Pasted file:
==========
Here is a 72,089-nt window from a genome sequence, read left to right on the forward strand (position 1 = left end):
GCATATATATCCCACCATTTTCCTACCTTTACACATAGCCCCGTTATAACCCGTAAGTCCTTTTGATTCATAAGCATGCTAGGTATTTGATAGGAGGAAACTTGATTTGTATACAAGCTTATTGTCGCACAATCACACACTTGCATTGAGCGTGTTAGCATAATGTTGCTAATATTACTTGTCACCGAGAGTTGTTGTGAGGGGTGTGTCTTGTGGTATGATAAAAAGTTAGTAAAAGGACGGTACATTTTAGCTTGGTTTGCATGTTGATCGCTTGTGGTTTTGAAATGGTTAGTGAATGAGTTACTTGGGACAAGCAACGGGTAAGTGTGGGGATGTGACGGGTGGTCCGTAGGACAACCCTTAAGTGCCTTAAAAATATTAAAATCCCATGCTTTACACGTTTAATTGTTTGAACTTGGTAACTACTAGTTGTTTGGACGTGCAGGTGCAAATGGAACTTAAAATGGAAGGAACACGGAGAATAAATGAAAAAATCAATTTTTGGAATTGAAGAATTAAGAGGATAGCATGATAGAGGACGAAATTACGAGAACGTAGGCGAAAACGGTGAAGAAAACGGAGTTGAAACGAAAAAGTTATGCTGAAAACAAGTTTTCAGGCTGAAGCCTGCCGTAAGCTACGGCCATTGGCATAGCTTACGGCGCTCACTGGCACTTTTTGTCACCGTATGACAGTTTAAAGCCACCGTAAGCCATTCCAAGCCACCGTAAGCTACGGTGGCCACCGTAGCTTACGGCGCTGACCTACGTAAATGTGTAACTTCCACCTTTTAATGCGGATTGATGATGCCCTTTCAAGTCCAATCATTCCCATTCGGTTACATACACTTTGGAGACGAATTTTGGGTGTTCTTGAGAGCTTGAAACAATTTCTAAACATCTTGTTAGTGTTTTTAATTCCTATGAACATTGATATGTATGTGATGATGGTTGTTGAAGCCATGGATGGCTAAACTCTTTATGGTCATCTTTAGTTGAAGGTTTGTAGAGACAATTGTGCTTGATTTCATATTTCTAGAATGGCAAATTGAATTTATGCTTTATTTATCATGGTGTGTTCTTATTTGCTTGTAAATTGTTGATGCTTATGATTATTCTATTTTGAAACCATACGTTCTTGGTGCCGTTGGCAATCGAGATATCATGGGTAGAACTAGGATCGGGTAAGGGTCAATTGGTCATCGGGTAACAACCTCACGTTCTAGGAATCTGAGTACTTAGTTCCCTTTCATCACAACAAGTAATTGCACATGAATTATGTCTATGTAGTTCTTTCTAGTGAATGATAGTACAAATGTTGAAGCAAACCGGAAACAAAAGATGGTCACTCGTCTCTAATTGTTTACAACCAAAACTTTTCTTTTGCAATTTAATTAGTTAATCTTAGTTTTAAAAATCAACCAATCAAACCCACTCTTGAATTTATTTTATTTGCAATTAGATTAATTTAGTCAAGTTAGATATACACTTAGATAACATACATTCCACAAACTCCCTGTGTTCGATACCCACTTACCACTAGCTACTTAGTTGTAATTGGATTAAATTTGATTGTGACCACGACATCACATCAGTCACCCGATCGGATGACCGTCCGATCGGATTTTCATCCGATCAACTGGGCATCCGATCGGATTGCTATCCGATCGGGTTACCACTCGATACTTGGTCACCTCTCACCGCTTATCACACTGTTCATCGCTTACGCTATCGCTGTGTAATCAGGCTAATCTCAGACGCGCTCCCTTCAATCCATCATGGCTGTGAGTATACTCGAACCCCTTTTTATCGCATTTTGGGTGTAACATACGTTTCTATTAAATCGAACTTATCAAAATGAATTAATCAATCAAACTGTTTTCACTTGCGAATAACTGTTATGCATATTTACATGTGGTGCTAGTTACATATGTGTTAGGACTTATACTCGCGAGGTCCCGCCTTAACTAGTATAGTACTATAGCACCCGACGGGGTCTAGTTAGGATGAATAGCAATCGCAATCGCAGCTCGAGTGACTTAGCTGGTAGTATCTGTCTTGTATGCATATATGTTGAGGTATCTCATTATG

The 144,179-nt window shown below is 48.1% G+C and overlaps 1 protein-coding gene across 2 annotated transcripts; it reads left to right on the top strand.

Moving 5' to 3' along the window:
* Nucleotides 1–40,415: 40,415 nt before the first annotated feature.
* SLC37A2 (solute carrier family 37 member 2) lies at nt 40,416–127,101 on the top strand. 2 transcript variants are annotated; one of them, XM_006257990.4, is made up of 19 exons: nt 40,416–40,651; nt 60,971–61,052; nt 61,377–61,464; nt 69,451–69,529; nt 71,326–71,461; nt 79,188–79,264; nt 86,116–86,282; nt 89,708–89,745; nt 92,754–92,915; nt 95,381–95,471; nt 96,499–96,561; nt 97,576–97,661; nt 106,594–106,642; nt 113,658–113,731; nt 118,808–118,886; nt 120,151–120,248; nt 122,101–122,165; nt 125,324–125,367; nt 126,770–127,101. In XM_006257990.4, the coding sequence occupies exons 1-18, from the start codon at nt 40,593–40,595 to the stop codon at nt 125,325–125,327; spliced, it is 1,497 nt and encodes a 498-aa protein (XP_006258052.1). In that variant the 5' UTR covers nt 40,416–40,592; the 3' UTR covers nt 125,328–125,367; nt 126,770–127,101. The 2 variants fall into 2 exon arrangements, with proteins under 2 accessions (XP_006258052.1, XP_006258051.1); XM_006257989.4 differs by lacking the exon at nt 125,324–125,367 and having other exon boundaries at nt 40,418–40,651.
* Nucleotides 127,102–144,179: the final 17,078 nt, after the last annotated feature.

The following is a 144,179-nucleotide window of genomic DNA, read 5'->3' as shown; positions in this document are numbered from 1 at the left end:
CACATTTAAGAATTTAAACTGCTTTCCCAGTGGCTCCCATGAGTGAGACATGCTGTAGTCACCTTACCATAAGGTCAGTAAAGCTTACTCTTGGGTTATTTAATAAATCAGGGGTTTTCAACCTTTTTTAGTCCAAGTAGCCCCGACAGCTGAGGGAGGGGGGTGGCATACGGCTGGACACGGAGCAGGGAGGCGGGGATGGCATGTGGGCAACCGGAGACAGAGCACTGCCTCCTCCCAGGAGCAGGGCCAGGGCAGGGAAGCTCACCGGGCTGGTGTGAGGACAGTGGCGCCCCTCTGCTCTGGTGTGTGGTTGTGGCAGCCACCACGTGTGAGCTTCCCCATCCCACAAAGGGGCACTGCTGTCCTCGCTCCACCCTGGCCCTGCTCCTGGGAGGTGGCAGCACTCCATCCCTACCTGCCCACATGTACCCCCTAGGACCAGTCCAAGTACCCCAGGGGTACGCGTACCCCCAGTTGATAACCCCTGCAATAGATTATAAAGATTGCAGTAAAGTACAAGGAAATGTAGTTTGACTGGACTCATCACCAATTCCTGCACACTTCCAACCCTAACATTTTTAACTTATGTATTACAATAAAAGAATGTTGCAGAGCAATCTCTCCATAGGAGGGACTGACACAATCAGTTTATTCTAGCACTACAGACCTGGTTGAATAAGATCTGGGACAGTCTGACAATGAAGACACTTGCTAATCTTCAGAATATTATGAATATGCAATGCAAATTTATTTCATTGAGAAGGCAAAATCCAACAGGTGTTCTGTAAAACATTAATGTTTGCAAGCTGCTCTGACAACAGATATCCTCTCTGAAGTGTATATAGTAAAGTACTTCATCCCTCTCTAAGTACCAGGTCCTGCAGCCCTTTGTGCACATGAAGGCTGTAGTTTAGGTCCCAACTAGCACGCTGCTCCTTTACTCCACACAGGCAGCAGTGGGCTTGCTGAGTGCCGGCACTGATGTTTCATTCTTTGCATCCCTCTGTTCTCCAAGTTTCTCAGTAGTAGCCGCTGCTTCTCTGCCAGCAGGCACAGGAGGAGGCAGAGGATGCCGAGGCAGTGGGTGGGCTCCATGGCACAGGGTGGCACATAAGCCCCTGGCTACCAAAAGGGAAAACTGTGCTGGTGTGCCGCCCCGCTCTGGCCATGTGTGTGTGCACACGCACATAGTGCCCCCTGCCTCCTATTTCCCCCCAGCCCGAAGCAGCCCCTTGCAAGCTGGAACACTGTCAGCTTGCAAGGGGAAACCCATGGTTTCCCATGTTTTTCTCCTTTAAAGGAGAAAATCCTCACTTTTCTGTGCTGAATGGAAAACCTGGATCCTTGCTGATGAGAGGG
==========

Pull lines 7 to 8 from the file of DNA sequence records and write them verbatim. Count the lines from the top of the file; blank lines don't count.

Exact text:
* Nucleotides 127,102–144,179: the final 17,078 nt, after the last annotated feature.

The following is a 144,179-nucleotide window of genomic DNA, read 5'->3' as shown; positions in this document are numbered from 1 at the left end: